Friday, March 16, 2012

85th Oscar Animated Feature Updates (3/16/12)

Typically when considering the animated film category, prognosticators look at the scheduled wide-releases and simply line them up based upon the studios that produced them. Last year, however, four foreign language films made the short list, and two of them received nominations.

I’ve stepped up my game to try to acknowledge this, looking for foreign and independent animated films that might sneak up and surprise us. In reality, fewer than 20 of these films will actually qualify, with the others foregoing U.S. releases, going directly to DVD or being disqualified. Still, I’m hoping to claim the bragging rights for being the first one to identify those surprises.

For the moment, I have moved The Lorax out of the top 5. Reviews seem to suggest that it is a solid kid’s story, but the critics don’t seem to be overjoyed by it the way they were with last year’s Rango. I am also beginning to wonder whether the supernatural themes of Frankenweenie, ParaNorman and Hotel Transylvania might lead to a situation where all three are overlooked. With their current release schedules being compressed within a two month time frame, it will be that much more difficult for one of them to emerge as the clear front-runner.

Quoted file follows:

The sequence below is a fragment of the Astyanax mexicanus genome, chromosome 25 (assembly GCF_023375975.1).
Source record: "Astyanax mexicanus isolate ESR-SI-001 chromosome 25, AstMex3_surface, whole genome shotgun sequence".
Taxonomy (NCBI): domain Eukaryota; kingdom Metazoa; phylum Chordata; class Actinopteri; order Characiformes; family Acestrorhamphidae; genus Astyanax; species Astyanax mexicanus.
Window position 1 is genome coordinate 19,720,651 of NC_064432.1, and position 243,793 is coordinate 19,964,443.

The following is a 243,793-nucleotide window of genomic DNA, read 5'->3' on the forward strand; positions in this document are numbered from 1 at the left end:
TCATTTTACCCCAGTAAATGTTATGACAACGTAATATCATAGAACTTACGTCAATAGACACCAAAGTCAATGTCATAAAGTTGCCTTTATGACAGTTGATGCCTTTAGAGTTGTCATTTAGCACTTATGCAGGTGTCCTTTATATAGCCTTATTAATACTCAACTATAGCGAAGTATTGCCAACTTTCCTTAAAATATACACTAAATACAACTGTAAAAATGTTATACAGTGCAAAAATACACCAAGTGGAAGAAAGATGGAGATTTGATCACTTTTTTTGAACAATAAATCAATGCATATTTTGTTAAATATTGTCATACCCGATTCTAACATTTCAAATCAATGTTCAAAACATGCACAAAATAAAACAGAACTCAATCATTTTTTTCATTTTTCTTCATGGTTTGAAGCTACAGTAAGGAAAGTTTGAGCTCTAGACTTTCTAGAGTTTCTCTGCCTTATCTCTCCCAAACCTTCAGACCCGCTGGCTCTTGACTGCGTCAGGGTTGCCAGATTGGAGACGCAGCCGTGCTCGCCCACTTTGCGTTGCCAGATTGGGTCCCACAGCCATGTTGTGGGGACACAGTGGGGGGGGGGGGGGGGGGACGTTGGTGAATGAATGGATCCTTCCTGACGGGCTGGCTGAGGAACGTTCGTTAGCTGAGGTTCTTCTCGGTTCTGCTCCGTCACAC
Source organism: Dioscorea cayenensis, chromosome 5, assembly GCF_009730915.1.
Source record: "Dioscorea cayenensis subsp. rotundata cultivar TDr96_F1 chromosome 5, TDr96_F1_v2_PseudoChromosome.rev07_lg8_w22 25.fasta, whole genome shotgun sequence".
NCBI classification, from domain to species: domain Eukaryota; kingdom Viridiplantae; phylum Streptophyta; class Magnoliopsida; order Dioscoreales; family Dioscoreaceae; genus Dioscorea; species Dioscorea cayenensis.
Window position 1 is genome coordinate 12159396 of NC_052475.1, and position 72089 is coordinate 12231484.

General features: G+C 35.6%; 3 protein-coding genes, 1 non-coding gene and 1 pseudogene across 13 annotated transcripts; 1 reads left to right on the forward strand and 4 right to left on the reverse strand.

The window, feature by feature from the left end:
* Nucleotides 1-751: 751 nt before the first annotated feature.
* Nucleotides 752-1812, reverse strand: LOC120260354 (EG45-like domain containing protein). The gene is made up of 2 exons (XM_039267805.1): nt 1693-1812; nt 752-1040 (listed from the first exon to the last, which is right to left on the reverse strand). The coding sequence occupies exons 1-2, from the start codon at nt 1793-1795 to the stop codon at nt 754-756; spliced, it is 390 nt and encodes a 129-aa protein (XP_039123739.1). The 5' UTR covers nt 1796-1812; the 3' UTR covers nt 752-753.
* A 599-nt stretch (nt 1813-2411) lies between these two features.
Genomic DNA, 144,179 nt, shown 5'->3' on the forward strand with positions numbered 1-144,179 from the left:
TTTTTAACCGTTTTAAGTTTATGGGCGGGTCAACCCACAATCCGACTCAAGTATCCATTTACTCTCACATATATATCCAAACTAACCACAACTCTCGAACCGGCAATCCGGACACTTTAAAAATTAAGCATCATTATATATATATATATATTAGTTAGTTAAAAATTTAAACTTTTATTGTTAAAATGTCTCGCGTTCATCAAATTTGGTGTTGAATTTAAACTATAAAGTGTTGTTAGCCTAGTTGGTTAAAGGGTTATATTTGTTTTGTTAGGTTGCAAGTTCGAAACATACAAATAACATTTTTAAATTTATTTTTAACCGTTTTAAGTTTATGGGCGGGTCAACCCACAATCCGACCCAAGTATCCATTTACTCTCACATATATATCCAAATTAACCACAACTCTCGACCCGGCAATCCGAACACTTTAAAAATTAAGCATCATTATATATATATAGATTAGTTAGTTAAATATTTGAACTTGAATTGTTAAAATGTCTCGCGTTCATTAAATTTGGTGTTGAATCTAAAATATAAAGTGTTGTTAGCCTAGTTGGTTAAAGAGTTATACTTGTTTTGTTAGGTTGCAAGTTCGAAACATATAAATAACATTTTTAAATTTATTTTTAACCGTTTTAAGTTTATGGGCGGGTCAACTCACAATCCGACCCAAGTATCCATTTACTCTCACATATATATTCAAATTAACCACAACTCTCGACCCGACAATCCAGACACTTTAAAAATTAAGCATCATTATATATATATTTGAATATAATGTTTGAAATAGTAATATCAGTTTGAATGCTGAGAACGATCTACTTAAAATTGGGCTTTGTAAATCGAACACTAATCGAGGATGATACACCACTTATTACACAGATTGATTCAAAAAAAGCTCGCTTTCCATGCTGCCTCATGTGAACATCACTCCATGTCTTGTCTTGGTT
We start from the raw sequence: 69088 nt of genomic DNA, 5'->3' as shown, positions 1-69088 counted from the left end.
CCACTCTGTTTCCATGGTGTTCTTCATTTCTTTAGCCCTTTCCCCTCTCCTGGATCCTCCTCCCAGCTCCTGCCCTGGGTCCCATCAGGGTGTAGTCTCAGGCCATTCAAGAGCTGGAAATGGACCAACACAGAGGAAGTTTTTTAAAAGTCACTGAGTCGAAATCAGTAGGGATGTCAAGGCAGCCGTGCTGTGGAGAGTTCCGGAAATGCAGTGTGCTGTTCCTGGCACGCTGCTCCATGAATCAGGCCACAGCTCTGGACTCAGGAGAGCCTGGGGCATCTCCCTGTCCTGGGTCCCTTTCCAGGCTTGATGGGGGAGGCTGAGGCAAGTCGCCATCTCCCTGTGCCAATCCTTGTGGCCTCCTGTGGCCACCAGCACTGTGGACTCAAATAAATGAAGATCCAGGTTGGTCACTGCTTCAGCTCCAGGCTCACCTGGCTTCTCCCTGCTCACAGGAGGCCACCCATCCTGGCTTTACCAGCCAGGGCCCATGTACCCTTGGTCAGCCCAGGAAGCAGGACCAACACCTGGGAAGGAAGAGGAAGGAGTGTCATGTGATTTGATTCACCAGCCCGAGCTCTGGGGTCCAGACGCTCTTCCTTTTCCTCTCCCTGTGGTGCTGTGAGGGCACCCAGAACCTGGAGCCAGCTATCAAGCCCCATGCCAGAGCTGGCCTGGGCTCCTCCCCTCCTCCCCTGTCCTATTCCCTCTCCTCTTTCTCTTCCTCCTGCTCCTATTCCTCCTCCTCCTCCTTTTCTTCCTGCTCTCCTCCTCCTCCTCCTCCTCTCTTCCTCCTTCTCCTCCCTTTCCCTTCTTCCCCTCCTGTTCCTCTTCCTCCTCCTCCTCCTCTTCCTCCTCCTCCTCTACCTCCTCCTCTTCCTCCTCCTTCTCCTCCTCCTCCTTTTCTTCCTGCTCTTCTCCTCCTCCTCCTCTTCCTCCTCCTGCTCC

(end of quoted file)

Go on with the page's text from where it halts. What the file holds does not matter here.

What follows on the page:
1. Mark Andrews and Brenda Chapman for Brave (previous rank 2)
2. Hiromasa Yonebayashi for The Secret World Of Arrietty (Kari-Gurashi No Arietti) (previous rank 1)
3. Peter Lord and Jeff Newitt for The Pirates! Band Of Misfits (previous rank 14)
4. Peter Ramsay for Rise Of The Guardians (previous rank 4)
5. Richard Goldgewicht for Pablo (previously listed in 84th Oscar race, rank 21)

6. Tim Burton for Frankenweenie (previous rank 7)
7. Chris Butler and Sam Fell for ParaNorman (New)
8. Ken Daurio and Kyle Balda for Dr. Seuss’ The Lorax (previous rank 3)
9. Will Finn and Dan St. Pierre for Dorothy Of Oz (previous rank 19)
10. Antoine Delesvaux and Joann Sfar for The Rabbi’s Cat (Le Chat Du Rabbin) (previously listed in 84th Oscar race, rank 2)
11. Patrice Leconte for The Suicide Shop (Le Magasin Des Suicides) (previous rank 15)